Laughter and good cheer rang through the Imperial City of Archades. The first snow had come, bringing with it the traditional halt in enterprise as the entire city celebrated. For a fortnight, even vulgars from the Old city were able to travel without the necessity of chops, to enjoy the festivities and feast upon the imperially provided fare. Grand avenues were decorated with glittering lamps and colorful bows, their lamp posts strung with garlands of greenery from as far away as the Feywood.
While the wintertime festivities were in full swing, the Imperial Palace was filled with wonders of music, dance and theater fit to make all but the dullest of heart sing. Visitors from the farthest corners of the empire paraded in the halls, preening like songbirds as they fought to catch one another's eyes.
And Emperor Larsa Solidor, alas, was required to sit through the worst of it, his attention battled for by coquettish ladies and fawning gentlemen, every gesture and glance extracted for later gossip. Fortunes could rise or fall based on how well he rested the night before. There was no escape until the official festivities were over and he could seek solitude wherever he could find it.
On that particular night, such peace was found in his old study, the one he'd preferred as a boy, tucked far away from the late night revelry. His Imperials, always faithful, waited outside. Magicite lamps flickered in poor imitation of candles as he bent over his desk, papers scattered before him. The hour was late enough that he should by rights have sought his bed, to rest in preparation for what was doomed to be another difficult day. But, Larsa had found, some tasks were as important to the soul as others were to the empire. So he kept on diligently, pen curving through lines he had spent the day dwelling on, each part edited and considered until he could near sing the words.
It was understated, and deeply so. But in the years they had kept correspondence, they had both grown accustomed to the necessity of such things. Interfering with Imperial missives was a treasonable offense, but there was little some folk would hesitate to do for the right price. Truly personal messages would have to wait for the next visit. Whenever that might be.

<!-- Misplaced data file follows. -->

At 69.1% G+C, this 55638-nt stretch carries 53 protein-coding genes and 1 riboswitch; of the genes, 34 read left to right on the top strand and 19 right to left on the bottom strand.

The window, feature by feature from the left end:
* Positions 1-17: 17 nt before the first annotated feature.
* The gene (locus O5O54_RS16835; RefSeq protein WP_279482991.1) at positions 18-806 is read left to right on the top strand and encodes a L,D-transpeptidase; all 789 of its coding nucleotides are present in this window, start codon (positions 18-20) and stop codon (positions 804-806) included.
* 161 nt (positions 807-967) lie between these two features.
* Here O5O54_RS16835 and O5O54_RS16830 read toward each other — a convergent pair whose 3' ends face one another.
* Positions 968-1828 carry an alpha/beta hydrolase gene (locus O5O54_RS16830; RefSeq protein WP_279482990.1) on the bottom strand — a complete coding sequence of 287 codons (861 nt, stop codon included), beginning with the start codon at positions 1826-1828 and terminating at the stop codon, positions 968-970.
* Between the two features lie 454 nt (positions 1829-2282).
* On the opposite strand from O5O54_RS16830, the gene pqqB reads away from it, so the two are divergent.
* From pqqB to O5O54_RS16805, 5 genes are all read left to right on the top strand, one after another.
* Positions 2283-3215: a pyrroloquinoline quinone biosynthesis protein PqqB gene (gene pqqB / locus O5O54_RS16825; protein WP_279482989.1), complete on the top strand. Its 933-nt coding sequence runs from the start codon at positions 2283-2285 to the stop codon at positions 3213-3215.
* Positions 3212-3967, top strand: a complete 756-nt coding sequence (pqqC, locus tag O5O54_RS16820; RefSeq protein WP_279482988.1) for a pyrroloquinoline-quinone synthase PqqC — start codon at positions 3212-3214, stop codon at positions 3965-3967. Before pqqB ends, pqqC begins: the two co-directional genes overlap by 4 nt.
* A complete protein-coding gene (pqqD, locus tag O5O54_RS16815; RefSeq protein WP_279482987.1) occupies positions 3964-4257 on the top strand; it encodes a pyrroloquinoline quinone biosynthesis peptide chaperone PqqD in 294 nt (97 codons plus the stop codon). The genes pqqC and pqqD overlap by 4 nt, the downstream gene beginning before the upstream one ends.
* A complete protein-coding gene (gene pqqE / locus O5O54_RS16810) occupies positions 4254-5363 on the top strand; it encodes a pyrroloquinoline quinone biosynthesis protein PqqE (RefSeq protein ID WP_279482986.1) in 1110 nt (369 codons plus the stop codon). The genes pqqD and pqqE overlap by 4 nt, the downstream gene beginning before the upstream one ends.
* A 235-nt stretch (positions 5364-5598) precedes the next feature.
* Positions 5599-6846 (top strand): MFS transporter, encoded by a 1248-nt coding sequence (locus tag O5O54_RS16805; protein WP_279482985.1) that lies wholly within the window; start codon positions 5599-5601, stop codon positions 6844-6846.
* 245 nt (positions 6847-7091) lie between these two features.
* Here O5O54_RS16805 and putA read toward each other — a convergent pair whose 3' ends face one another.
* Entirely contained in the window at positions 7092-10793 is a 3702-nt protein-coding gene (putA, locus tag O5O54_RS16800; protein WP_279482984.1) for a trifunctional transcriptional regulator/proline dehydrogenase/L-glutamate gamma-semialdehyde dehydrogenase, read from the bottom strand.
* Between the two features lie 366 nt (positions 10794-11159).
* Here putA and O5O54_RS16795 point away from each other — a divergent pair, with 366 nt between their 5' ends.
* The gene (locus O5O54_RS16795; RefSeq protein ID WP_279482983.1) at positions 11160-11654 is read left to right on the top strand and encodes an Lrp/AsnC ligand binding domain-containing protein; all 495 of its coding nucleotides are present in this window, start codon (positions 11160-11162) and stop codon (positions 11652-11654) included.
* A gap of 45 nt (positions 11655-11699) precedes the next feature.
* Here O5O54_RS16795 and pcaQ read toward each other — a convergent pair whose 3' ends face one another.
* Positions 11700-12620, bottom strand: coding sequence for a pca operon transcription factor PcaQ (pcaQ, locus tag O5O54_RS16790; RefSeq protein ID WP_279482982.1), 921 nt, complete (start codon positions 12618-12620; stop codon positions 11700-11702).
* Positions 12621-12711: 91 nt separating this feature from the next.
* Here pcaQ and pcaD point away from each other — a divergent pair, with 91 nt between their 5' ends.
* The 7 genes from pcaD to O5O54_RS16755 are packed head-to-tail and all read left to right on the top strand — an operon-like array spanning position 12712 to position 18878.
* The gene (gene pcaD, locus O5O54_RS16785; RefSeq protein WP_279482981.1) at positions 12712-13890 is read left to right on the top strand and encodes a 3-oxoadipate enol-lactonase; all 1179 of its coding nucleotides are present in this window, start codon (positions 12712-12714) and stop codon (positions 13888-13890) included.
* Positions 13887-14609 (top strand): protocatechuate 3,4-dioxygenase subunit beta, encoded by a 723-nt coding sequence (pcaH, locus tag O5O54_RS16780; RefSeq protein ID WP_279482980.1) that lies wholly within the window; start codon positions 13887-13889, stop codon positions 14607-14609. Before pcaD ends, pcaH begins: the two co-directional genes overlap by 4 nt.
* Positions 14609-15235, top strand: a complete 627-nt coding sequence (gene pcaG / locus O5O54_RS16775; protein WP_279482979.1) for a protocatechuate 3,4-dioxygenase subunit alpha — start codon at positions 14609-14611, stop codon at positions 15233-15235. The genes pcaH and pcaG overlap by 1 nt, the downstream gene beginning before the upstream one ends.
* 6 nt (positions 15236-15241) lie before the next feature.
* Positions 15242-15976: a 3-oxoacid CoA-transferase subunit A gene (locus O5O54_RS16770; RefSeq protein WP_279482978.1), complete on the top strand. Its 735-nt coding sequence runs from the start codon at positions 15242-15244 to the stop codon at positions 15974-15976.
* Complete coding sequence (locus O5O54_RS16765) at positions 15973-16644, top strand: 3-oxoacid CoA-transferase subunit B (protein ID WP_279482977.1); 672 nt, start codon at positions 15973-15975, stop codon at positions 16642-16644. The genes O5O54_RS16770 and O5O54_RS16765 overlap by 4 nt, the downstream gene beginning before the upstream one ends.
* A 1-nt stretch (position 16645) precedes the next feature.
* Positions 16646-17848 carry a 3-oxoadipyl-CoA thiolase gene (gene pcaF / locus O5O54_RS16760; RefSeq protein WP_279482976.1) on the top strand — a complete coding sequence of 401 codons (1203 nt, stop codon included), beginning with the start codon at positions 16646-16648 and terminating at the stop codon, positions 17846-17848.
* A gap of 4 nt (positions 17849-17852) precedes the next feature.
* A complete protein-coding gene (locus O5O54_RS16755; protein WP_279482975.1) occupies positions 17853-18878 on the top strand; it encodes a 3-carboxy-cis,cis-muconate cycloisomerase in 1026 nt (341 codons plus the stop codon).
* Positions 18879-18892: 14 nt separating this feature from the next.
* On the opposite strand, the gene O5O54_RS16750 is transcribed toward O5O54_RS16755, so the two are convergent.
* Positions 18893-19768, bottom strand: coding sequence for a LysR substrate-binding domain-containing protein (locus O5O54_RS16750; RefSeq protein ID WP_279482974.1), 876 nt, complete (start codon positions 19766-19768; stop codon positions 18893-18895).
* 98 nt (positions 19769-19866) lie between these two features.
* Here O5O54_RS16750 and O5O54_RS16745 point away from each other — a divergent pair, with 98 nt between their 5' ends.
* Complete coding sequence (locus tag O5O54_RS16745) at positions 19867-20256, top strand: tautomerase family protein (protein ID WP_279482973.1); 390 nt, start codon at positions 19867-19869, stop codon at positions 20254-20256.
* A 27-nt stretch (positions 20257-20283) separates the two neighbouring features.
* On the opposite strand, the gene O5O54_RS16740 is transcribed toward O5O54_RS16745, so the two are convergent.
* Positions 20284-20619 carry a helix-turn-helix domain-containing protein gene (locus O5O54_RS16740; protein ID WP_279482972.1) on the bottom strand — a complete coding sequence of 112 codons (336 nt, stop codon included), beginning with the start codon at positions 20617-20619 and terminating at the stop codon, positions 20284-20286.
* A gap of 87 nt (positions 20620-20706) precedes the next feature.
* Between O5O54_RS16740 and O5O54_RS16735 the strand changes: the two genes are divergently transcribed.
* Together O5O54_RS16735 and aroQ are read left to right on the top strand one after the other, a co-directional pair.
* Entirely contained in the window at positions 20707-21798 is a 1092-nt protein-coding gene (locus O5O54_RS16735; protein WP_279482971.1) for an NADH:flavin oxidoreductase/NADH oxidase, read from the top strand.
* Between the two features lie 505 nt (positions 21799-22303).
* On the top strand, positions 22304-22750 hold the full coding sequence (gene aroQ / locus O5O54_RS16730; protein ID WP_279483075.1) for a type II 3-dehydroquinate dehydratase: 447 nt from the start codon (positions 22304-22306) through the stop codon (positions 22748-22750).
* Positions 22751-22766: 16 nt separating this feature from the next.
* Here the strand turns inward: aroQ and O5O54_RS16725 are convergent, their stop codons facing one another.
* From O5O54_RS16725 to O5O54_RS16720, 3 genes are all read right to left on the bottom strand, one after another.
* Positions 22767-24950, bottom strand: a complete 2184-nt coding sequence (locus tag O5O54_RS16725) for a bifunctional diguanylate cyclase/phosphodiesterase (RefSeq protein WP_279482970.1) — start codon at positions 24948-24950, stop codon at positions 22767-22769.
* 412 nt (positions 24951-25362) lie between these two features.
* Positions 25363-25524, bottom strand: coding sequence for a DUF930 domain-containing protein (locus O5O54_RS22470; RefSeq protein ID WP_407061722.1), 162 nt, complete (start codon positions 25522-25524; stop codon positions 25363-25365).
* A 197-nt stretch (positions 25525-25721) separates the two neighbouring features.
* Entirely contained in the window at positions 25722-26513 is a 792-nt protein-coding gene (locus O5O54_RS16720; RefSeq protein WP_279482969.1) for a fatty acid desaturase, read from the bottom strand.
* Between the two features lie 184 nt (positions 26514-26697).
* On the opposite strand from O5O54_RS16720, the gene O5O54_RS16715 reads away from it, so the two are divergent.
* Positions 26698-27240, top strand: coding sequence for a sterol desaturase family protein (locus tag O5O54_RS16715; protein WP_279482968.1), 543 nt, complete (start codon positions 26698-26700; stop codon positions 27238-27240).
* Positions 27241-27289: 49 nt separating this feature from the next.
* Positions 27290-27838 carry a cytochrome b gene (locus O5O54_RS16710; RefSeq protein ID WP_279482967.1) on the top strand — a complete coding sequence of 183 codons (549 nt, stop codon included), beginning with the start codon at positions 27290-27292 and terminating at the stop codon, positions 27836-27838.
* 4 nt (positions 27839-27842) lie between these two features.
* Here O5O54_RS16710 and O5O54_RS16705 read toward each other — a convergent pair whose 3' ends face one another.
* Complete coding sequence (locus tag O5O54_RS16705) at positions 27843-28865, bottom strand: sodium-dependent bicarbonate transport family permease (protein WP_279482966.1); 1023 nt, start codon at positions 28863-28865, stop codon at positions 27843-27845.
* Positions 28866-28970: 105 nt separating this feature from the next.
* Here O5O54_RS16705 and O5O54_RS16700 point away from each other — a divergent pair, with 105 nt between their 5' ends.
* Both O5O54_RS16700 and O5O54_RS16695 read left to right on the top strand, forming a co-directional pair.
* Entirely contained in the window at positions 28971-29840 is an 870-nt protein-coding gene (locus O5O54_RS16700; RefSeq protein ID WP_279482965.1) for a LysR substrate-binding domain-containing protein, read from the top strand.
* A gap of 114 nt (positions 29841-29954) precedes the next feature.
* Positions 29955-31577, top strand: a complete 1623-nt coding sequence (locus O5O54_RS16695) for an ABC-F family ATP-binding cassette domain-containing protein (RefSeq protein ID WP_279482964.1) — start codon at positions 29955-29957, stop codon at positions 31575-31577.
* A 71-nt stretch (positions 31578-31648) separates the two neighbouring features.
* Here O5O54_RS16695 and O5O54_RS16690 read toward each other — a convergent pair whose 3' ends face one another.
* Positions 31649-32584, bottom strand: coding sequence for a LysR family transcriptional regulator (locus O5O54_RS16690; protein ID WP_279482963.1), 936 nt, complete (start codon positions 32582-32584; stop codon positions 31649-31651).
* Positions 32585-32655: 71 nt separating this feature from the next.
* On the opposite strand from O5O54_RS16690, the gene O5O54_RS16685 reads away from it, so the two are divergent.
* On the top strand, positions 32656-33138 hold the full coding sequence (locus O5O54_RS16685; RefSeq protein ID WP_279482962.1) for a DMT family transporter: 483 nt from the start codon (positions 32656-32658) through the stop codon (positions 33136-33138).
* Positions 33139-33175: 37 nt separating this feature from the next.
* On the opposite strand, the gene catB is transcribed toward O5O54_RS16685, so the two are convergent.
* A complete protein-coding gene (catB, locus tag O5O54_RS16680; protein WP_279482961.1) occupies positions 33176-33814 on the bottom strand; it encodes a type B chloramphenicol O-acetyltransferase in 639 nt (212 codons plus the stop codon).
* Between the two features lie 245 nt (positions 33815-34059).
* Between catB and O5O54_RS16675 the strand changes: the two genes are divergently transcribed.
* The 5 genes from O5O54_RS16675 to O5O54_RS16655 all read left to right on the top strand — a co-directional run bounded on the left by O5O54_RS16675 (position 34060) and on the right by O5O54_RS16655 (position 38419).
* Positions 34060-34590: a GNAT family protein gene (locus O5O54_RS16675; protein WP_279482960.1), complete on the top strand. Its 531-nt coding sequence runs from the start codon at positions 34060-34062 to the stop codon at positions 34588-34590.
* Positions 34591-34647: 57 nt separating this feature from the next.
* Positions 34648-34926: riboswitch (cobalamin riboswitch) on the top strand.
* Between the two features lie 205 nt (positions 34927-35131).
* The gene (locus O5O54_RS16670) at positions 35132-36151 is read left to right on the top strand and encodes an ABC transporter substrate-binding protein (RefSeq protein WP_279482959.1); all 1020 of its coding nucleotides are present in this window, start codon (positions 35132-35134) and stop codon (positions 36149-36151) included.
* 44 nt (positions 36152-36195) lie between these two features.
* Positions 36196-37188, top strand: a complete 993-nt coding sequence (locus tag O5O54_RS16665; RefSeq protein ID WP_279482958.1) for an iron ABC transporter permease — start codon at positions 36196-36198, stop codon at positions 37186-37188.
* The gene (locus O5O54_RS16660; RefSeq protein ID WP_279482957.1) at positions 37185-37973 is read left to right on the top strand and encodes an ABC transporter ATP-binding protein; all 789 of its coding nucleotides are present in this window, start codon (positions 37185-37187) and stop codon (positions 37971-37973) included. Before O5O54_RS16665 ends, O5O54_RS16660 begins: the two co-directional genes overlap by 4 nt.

I dearly wish you were able to Visit. I recall how you enjoyed the Snows of Paramina, the joy we found in our Childish Games. Though those were Dark times, they remain some of my fondest Memories. I would show you the Gardens of the Palace. In Winter, some parts are kept heated, so that the more Delicate of plants might yet Bloom. One may sit in Comfort and watch the snow fall beyond the walls to blanket the City below. Or perhaps you might find Pleasure in the more common Gardens, where Winter is allowed her grasp untroubled by Hume hand or magicks.
His pen paused, leaking a tell-tale blotch of ink onto the parchment as he stared at his signature. Scandalously unhindered by titles or seals, and perhaps more revealing in its simplicity than all the words he had written.
In closing, I plead with you to write back with all due Haste. Your previous letter seems to have run afoul of its courier's Fortunes, and while I doubt not at all your Capabilities, it would set my heart at ease to know you are well.
A fair jest, he thought to himself, sitting back in his chair, that one may correspond with pirates, and yet it is one's signature which may be most scrutinized.
As soon as the ink was sufficiently blotted, he folded the letter and slipped it into an envelope. A quick stamp with the Imperial seal closed it, and hopefully would keep casually prying eyes from it. On the other side, he scrawled Penelo with his usual flourishes before setting it aside. It would be delivered to his special courier in the morning—more common routes would not work for those who so often had reasons to avoid persons of official status.
Then, he sought his rest, escorted as always by his Imperials. They paced him on the walk to his rooms in the Imperial Residence, which was happily one of the few places never opened to the public, or even to visiting gentry. The wing itself was grand, with arching halls and broad balconies that were hanging gardens of flowers in warmer weather. It was also empty, other than his own suite. Once it had housed the entirety of the Imperial family, with places for favored friends and relatives, and even more rooms set aside in case of a visit from those who had gone on to build their own households. Since the passing of Larsa's Imperial father and brother, there had been only him. Halls that once were bursting with life echoed when he walked them.